12th, March 2018
We once again return to 'Enoch House' in Colchester, Essex to have the privilege of listening to and documenting memories.
Whereas last time the group got great enjoyment talking about food, this time around we were gathered in our circle to share our earliest memories of work and of becoming an adult.
Have a look at the bottom of the article for an audio podcast so you can get the whole experience.
The format remained the same, namely having residents in this retirement community sitting in a circle and sharing their stories. There is no pressure or obligation for people to get involved, but as with the last time people couldn't wait to get sharing.
When the residents started talking about their early life it became clear, that despite many momentous and tumultuous events that they had witnessed, there was a strong sense that people had a happy and fulfilled life. For example, just two weeks ago one of the residents was talking about the austere and impoverished foster care she received and how she had such vivid memories of "porridge, porridge, porridge". Now, that same resident, speaks of her happy memories of her family and of looking after her grandchildren. How she felt fulfilled by having children and of the joy that they brought and continue to bring as she gains more and more generations to her family.
"They are the really happy memories I will cherish"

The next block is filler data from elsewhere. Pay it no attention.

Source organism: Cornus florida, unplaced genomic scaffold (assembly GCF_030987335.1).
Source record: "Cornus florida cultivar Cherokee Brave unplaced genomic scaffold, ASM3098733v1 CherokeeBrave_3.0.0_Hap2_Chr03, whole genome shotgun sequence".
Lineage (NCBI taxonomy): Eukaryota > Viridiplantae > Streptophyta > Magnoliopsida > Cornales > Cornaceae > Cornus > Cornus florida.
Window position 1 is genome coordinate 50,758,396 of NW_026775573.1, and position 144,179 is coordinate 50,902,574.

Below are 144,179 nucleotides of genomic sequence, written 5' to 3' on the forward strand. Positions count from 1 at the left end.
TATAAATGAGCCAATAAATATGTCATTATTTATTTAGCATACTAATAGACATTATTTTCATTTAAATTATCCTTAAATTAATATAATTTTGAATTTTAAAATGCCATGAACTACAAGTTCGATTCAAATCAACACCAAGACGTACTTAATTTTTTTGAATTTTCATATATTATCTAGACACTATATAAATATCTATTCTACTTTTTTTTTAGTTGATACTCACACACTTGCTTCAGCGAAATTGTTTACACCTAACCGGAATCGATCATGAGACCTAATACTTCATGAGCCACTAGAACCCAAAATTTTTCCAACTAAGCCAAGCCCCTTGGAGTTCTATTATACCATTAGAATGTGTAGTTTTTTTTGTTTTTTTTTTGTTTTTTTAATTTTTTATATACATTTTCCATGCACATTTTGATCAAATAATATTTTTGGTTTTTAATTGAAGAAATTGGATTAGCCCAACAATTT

There was another resident who had a similar assessment of her life. She spoke of how she left school and that being in the country meant that she was introduced to the land army, an organisation that was set up during the second world war to fill the largely agricultural jobs left by men who had gone to fight. She was offered a position of companion to a wealthy country lady. This experience profoundly shaped her and she was still grateful to this day.
"It's lovely to have a memory of the lovely life"
Other people shared tales of fascinating jobs, like one participant who spoke of how she used to hand paint the little matchbox cars that were such a feature of many children's childhood. Getting into work and preparing the inks is a little gem of a story that we were pleased to hear.
Connoisseurs of music history and equipment would appreciate the story of a resident who helped construct the Marshall amplifiers. They were (and indeed still are) used by some of the most famous names in the business including Roy Orbison, Cliff Richard and Hank Marvin. You could hear how much he loved that job and the pride he took in constructing these amplifiers. In fact, he would sign the inside of the case before it left the factory. So who knows, your favourite artist could be tuning their guitar on an amplifier containing the signature of this Colchester Memory Afternoon resident.
This particular memory afternoon took place at a time when Essex was experiencing extremely cold weather with numerous snow blizzards. This, unfortunately, made it impossible for the booked entertainment from getting to us at the memory afternoon. We were due to have a lovely female barbershop choir singing from us but the 'beast from the east' scuppered that plan. However, the cold weather didn't dampen peoples enthusiasm to tell tales and share stories. We had people wiping away tears of laughter as the stories were being shared. Having a regular event like this helps these residents hold on to a sense of wonder you would normally associate with the young, but when you have one resident wondering if she can still skip and then giving us a hilarious demonstration for the group you know you're doing something right. It's always a pleasure and a privilege to be a witness to these events and I can only hope that they last well into the future.